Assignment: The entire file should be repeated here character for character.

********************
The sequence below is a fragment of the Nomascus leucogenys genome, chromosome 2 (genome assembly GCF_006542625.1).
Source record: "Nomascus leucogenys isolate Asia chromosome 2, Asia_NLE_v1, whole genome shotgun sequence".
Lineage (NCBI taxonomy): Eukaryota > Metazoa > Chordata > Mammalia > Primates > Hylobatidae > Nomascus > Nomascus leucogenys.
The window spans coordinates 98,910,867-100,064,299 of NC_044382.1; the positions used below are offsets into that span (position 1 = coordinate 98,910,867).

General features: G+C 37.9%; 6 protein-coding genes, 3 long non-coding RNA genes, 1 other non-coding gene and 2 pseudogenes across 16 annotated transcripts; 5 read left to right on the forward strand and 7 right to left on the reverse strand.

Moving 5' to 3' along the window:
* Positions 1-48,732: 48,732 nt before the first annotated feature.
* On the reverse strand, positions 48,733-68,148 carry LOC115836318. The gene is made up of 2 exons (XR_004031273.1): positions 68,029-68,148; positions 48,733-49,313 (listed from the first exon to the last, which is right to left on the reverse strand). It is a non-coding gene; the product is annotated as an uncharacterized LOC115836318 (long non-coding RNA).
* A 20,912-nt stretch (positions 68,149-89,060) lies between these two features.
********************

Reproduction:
The sequence below is a fragment of the Nomascus leucogenys genome, chromosome 2 (genome assembly GCF_006542625.1).
Source record: "Nomascus leucogenys isolate Asia chromosome 2, Asia_NLE_v1, whole genome shotgun sequence".
Lineage (NCBI taxonomy): Eukaryota > Metazoa > Chordata > Mammalia > Primates > Hylobatidae > Nomascus > Nomascus leucogenys.
The window spans coordinates 98,910,867-100,064,299 of NC_044382.1; the positions used below are offsets into that span (position 1 = coordinate 98,910,867).

General features: G+C 37.9%; 6 protein-coding genes, 3 long non-coding RNA genes, 1 other non-coding gene and 2 pseudogenes across 16 annotated transcripts; 5 read left to right on the forward strand and 7 right to left on the reverse strand.

Moving 5' to 3' along the window:
* Positions 1-48,732: 48,732 nt before the first annotated feature.
* On the reverse strand, positions 48,733-68,148 carry LOC115836318. The gene is made up of 2 exons (XR_004031273.1): positions 68,029-68,148; positions 48,733-49,313 (listed from the first exon to the last, which is right to left on the reverse strand). It is a non-coding gene; the product is annotated as an uncharacterized LOC115836318 (long non-coding RNA).
* A 20,912-nt stretch (positions 68,149-89,060) lies between these two features.